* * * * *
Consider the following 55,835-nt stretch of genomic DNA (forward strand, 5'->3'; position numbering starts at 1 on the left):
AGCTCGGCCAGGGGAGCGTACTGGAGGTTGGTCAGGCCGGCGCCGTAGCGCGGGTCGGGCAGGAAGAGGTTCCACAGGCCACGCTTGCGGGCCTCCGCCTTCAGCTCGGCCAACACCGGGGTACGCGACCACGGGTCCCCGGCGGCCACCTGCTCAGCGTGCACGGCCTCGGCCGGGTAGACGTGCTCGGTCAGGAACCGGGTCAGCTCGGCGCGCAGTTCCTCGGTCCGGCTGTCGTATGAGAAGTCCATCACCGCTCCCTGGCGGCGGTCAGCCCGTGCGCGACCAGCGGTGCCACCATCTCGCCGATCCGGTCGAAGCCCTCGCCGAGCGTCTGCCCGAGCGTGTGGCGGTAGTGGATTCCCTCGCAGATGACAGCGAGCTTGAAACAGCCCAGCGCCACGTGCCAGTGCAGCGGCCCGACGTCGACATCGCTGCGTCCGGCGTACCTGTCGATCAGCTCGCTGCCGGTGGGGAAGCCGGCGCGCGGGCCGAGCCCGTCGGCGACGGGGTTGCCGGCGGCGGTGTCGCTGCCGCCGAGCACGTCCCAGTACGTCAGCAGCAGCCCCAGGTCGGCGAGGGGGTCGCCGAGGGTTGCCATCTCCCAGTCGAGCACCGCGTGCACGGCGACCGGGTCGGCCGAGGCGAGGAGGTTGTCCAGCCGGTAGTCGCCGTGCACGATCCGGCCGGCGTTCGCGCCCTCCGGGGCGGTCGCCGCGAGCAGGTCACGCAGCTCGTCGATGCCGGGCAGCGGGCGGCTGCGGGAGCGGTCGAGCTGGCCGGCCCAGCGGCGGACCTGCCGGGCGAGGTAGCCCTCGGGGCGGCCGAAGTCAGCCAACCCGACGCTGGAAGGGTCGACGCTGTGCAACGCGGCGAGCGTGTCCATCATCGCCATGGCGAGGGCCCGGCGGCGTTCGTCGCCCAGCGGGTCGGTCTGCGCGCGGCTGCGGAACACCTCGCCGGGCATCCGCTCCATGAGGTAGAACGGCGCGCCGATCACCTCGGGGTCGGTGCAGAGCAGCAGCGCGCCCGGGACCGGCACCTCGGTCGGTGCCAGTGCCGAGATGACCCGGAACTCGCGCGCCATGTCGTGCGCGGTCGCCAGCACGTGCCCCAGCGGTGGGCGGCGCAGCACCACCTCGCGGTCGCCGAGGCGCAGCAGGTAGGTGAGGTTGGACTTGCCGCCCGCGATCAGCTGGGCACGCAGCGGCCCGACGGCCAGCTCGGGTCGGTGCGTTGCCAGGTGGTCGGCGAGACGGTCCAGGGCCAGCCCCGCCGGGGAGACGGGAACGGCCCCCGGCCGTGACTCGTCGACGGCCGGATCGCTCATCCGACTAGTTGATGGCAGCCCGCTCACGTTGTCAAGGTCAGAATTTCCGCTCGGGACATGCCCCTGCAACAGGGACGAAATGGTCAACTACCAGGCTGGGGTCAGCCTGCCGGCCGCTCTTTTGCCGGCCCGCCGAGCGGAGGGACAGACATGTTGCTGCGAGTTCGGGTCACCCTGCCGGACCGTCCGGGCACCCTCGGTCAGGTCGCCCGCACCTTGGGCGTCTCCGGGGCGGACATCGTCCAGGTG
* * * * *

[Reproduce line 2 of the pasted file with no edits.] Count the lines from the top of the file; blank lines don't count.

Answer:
AGCTCGGCCAGGGGAGCGTACTGGAGGTTGGTCAGGCCGGCGCCGTAGCGCGGGTCGGGCAGGAAGAGGTTCCACAGGCCACGCTTGCGGGCCTCCGCCTTCAGCTCGGCCAACACCGGGGTACGCGACCACGGGTCCCCGGCGGCCACCTGCTCAGCGTGCACGGCCTCGGCCGGGTAGACGTGCTCGGTCAGGAACCGGGTCAGCTCGGCGCGCAGTTCCTCGGTCCGGCTGTCGTATGAGAAGTCCATCACCGCTCCCTGGCGGCGGTCAGCCCGTGCGCGACCAGCGGTGCCACCATCTCGCCGATCCGGTCGAAGCCCTCGCCGAGCGTCTGCCCGAGCGTGTGGCGGTAGTGGATTCCCTCGCAGATGACAGCGAGCTTGAAACAGCCCAGCGCCACGTGCCAGTGCAGCGGCCCGACGTCGACATCGCTGCGTCCGGCGTACCTGTCGATCAGCTCGCTGCCGGTGGGGAAGCCGGCGCGCGGGCCGAGCCCGTCGGCGACGGGGTTGCCGGCGGCGGTGTCGCTGCCGCCGAGCACGTCCCAGTACGTCAGCAGCAGCCCCAGGTCGGCGAGGGGGTCGCCGAGGGTTGCCATCTCCCAGTCGAGCACCGCGTGCACGGCGACCGGGTCGGCCGAGGCGAGGAGGTTGTCCAGCCGGTAGTCGCCGTGCACGATCCGGCCGGCGTTCGCGCCCTCCGGGGCGGTCGCCGCGAGCAGGTCACGCAGCTCGTCGATGCCGGGCAGCGGGCGGCTGCGGGAGCGGTCGAGCTGGCCGGCCCAGCGGCGGACCTGCCGGGCGAGGTAGCCCTCGGGGCGGCCGAAGTCAGCCAACCCGACGCTGGAAGGGTCGACGCTGTGCAACGCGGCGAGCGTGTCCATCATCGCCATGGCGAGGGCCCGGCGGCGTTCGTCGCCCAGCGGGTCGGTCTGCGCGCGGCTGCGGAACACCTCGCCGGGCATCCGCTCCATGAGGTAGAACGGCGCGCCGATCACCTCGGGGTCGGTGCAGAGCAGCAGCGCGCCCGGGACCGGCACCTCGGTCGGTGCCAGTGCCGAGATGACCCGGAACTCGCGCGCCATGTCGTGCGCGGTCGCCAGCACGTGCCCCAGCGGTGGGCGGCGCAGCACCACCTCGCGGTCGCCGAGGCGCAGCAGGTAGGTGAGGTTGGACTTGCCGCCCGCGATCAGCTGGGCACGCAGCGGCCCGACGGCCAGCTCGGGTCGGTGCGTTGCCAGGTGGTCGGCGAGACGGTCCAGGGCCAGCCCCGCCGGGGAGACGGGAACGGCCCCCGGCCGTGACTCGTCGACGGCCGGATCGCTCATCCGACTAGTTGATGGCAGCCCGCTCACGTTGTCAAGGTCAGAATTTCCGCTCGGGACATGCCCCTGCAACAGGGACGAAATGGTCAACTACCAGGCTGGGGTCAGCCTGCCGGCCGCTCTTTTGCCGGCCCGCCGAGCGGAGGGACAGACATGTTGCTGCGAGTTCGGGTCACCCTGCCGGACCGTCCGGGCACCCTCGGTCAGGTCGCCCGCACCTTGGGCGTCTCCGGGGCGGACATCGTCCAGGTG